The superintendent was the figure who embodied these contradictory tendencies of care and control. The same man who distributed rations and administered medicine also forced people to work, threatened to withhold rations from those who refused to work, and shot disobedient dogs. On many occasions he made clear his authority and way of seeing were not to be challenged. At the height of a prolonged drought, 130 Warlpiri people were trucked into the partly-built settlement at Hooker Creek that was dangerously ill-equipped to deal with their basic needs. In the days that followed, a Gurinji man presented himself as the senior rainmaker who had come to help. The superintendent instructed him to return directly to Wave Hill. In this harsh environment where a new settlement and governmental order was being crafted out of the desert, only one mode of authority would be tolerated.

The Hooker Creek daily diary meticulously kept by the superintendent provides a glimpse of the circumstances Warlpiri people found themselves in. At this place of Kuwinyi Jukurrpa, Mosquito Dreaming, flies and mosquitos were often thick in the air. There were long periods of dry searing heat, with hot winds, followed by nerve-wracking periods of stillness that brought the settlement’s windmill-powered water supply to a halt. Through the early months of 1953, just prior to the Meggitts’ arrival, conditions steadily worsened. Among the people brought to the settlement were a number who were seriously unwell. An elderly man and an elderly woman died days after arrival. A baby died. Wracked by grief, the child’s mother and extended family left the settlement, walking hundreds of kilometres through the desert back to Yuendumu. They would not be the last to do so.

In carving out of the arid desert a new settlement that would meet the needs of hundreds of people, a raft of urgent tasks required attention: constructing houses; securing water supply; digging lavatories; clearing an airstrip; planting trees and vegetable gardens; carting firewood; servicing vehicles and bores; cooking meals; tending the sick; killing and butchering cattle. Hard labour lay at the heart of the new settlement regime.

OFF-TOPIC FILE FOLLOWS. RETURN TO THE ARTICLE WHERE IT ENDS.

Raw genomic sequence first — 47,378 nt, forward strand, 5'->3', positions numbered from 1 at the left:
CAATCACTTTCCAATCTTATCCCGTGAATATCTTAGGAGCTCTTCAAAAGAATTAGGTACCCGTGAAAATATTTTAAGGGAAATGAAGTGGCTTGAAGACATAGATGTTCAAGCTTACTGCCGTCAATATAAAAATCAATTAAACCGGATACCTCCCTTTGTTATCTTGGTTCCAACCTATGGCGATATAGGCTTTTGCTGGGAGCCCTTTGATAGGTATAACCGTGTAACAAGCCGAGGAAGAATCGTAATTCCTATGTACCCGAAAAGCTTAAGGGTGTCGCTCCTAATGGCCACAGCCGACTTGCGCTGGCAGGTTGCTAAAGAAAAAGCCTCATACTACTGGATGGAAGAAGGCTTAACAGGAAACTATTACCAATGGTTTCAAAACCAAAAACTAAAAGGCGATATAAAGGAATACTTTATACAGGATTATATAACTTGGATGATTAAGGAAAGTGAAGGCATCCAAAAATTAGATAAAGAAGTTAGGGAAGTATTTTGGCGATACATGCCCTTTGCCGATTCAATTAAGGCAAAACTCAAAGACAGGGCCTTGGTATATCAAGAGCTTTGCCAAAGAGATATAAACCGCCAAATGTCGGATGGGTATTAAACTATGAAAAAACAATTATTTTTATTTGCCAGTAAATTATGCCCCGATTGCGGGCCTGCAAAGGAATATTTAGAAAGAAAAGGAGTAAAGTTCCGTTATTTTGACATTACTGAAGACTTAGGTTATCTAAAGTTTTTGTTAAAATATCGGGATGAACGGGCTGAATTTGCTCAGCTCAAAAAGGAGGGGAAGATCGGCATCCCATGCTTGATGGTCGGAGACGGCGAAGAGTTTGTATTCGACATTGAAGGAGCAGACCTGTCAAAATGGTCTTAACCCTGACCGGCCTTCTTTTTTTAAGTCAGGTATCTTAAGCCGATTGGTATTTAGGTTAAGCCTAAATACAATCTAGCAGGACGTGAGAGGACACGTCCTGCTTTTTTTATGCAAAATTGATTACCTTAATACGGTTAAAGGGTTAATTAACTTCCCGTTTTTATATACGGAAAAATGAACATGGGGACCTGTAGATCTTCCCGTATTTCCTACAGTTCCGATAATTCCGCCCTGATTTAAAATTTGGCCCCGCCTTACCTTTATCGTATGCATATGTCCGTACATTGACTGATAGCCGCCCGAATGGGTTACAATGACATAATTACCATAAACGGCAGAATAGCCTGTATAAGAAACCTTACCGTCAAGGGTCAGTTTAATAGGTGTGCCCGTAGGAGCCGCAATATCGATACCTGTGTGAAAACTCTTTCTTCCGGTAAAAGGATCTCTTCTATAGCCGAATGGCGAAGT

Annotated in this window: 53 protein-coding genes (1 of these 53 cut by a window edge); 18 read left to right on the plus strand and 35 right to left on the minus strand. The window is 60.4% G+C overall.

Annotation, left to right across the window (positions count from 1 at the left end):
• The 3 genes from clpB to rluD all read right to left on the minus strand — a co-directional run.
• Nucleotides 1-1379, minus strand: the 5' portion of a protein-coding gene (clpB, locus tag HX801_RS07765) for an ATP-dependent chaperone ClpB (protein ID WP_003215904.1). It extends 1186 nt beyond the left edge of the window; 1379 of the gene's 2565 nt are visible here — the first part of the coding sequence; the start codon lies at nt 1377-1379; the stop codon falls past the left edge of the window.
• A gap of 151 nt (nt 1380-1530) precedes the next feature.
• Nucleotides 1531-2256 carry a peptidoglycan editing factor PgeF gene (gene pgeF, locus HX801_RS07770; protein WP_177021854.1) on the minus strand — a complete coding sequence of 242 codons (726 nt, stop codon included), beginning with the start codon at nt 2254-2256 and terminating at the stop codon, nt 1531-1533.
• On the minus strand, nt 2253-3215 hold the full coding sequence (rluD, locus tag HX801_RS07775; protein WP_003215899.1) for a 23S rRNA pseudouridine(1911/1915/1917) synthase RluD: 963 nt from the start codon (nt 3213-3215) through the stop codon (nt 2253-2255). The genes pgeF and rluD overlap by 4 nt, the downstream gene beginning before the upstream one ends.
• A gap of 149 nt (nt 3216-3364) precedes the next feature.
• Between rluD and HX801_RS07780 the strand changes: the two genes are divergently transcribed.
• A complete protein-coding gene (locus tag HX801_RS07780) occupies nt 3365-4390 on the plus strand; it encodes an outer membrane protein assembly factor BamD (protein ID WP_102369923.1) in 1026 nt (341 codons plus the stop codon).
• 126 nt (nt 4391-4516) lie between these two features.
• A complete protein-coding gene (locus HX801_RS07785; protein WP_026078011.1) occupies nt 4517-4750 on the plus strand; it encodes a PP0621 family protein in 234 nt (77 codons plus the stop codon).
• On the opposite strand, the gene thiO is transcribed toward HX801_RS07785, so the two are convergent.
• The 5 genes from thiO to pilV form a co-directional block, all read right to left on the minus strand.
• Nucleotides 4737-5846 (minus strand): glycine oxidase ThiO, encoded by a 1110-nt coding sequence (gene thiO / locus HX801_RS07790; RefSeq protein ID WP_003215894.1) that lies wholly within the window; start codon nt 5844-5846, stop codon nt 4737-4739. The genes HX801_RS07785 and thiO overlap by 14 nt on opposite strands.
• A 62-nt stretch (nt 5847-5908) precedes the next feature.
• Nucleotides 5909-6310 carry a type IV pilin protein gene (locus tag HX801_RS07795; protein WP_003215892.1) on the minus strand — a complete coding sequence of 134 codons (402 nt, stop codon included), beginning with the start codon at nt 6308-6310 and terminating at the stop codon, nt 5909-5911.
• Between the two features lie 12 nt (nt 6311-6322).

The work of erecting the verandah and the fly screen that encased the superintendent’s house was elaborate and time-consuming. It absorbed the energies of Superintendent Petherick and those he identifies only as ‘three boys’ over a three-week period in January 1952. Completion was delayed when the superintendent allowed his labourers to enjoy a long weekend of ceremonial activity in recognition that ‘they had been working well’.

Larry Jungarrayi’s attention to the geometric structure of the house echoes the lines of fence posts Warlpiri men were enlisted to cut from trees; the straight roads they cleared; the ground they levelled for the airstrip; the lines of tin huts they erected; and the straight lines senior women recall being made to stand in while they waited to receive rations. In the history of settlement, the straight line recurs often, indicating so many elements of a new cultural attitude to which Warlpiri were subjected.

With this context in mind it is impossible not to read Larry Jungarrayi’s mesmerising drawing as a response to these world-changing circumstances. Drawing, it seems, was a mechanism for coming to terms with a world in turbulent transformation; a world that could no longer be explained by recourse to jukurrpa, Warlpiri law; a world in which new creative responses were called out and urgently required.

The proximity of Jungarrayi’s attention - in close up - seems to indicate the intensity of his gaze. His drawing forces the viewer to confront the structure itself: the flyscreen, the wooden frame, the window, the house from every possible angle, the light glowing within are all condensed. The vigorous shimmer of yellow, green, blue that gives this picture its charge is an effect that Larry worked up and then replicated across a number of the drawings he made for Meggitt. It is an effect he seems to have perfected in order to convey liveliness and power in a range of contexts, primarily ancestral power, the power of country, but perhaps also in this case the power of the superintendent.

If drawing is, as John Berger and Michael Taussig have suggested, a mode of sense making, might it be that Larry’s drawing is an exercise in grappling with the implications of this structure, not simply as a curious, new object in the landscape, but as symbolic of the new regime, its forms of power and new way of life he was coming to terms with? [image shown]

Larry Jungarrayi’s daughter Tess Napaljarri Ross drew my attention to this drawing being a view from the other side of the colonial encounter, and more specifically of light shining within the house. Her father, she surmised, would have walked past this house every day and would have seen the light shining in the night. In this drawing the perspective of the observer is not the customary view from the window looking out, but that of the outsider looking in. While Warlpiri people were being subjected to this new world order in the which grid and the straight line, as well as new forms of illumination, would come to have such significance, Larry Jungarrayi’s drawing reminds us that they returned the gaze with intensity.